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On this Easter Sunday, celebrating the three Mary’s who stood at the foot of the cross

… women were closer to Jesus than his apostles

The image at the foot of the cross is clear, though the four synoptics — Matthew, Mark, Luke, and John — differ in exactly where they stood.

However, what is not in doubt is that the three Mary’s were the ones who never departed from Jesus’ side. All but one apostle had deserted him, including Peter, the “rock.”

However, those three Mary’s are the ones whom the book of John locates right at the feet of Jesus.

John locates the women directly at the foot of the cross. His list includes the mother of Jesus, his mother's sister, Mary wife of Clopas, and Mary Magdalene.

Alice L. Camille, “Who were the women at the cross?” Vocation Network, August 3, 2016

These women had been with Jesus since Galilee, according to all of them.

Mary the mother is recognized in posterity.

Mary of Magdalene is not.

An abomination

I wrote about Mary Magdalene a few years ago. No woman’s reputation has been in tatters more than hers.

She was egregiously condemned as a prostitute by a pope, and the characterization stuck despite a lack of evidence. That pope said nothing about her being Jesus’ closest friend, nor did he say anything about her being with Jesus on Calvary.

Now, that is changing, but trying to destroy centuries of mistruths is challenging,

But the first witness to the Resurrection—as all four gospel writers agree—was a woman whose name and reputation have become so misunderstood, misinterpreted, and misconstrued over the centuries that she is more commonly, though erroneously, remembered as a prostitute than as the faithful first bearer of the Good News.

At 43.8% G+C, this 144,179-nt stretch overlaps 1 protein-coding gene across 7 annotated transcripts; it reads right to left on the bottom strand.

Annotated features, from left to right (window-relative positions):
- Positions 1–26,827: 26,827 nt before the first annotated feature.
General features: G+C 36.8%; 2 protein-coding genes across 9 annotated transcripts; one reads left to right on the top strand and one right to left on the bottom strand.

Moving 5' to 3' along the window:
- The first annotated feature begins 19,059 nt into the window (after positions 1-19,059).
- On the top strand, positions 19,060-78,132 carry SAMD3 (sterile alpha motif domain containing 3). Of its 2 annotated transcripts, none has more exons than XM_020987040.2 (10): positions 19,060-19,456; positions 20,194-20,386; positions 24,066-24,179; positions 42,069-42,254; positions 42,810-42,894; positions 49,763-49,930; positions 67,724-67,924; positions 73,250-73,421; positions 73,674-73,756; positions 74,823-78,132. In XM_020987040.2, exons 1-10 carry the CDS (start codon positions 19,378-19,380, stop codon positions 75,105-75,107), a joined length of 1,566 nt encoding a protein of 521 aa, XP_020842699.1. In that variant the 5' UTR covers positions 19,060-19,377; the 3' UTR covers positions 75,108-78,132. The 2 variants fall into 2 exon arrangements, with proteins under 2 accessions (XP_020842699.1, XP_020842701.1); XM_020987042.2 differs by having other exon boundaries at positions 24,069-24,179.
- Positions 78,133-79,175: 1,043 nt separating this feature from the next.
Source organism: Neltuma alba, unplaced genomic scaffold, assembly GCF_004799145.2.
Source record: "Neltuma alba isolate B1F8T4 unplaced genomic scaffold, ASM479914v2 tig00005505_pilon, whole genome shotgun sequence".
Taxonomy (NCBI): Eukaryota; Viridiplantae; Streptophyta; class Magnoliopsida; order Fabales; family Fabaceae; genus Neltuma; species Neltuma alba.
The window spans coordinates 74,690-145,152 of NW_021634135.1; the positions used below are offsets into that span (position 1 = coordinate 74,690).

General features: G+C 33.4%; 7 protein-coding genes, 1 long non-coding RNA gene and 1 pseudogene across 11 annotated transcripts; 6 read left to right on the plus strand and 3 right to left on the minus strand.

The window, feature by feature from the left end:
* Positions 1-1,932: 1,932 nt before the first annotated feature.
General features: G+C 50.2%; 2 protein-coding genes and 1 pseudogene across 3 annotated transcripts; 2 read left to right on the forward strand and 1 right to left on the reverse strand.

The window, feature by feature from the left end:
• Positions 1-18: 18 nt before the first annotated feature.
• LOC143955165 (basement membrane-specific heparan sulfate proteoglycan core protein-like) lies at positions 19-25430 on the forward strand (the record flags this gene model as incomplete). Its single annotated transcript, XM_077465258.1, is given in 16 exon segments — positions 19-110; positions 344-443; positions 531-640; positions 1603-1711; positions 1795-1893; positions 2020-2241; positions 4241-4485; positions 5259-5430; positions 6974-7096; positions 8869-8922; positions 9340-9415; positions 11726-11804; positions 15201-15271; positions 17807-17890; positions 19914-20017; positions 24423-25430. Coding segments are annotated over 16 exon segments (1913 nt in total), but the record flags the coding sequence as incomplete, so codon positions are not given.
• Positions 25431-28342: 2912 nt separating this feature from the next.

That woman is Mary of Magdala and, finally, her centuries-old case of mistaken identity is being rectified.

Now that scripture scholars have debunked the myth that she and the infamous repentant sinner who wiped Jesus’ feet with her tears are one and the same woman, word is trickling down that Mary Magdalene’s penitent prostitute label was a misnomer. Instead, her true biblical portrait is being resurrected, and this “apostle to the apostles” is finally taking her rightful place in history as a beloved disciple of Jesus and a prominent early church leader.

Heidi Schlumpf, “Who framed Mary Magdalene?” U.S.

Catholic [magazine], March 29, 2016

They were also at the tomb

In addition, the angel who appeared after Jesus’ resurrection talked to them, according to Matthew,

28 Now after the Sabbath, toward the dawn of the first day of the week, Mary Magdalene and the other Mary went to see the tomb. 2 And behold, there was a great earthquake, for an angel of the Lord descended from heaven and came and rolled back the stone and sat on it. 3 His appearance was like lightning, and his clothing white as snow. 4 And for fear of him the guards trembled and became like dead men. 5 But the angel said to the women, “Do not be afraid, for I know that you seek Jesus who was crucified. 6 He is not here, for he has risen, as he said.

Matthew, 1-6: 28

So, again, the Mary’s who were so instrumental in the story of Jesus’s death and resurrection are so vital to that narrative — but they have been maligned by organized religion.

One of the reasons that religion is dying in the U.S.

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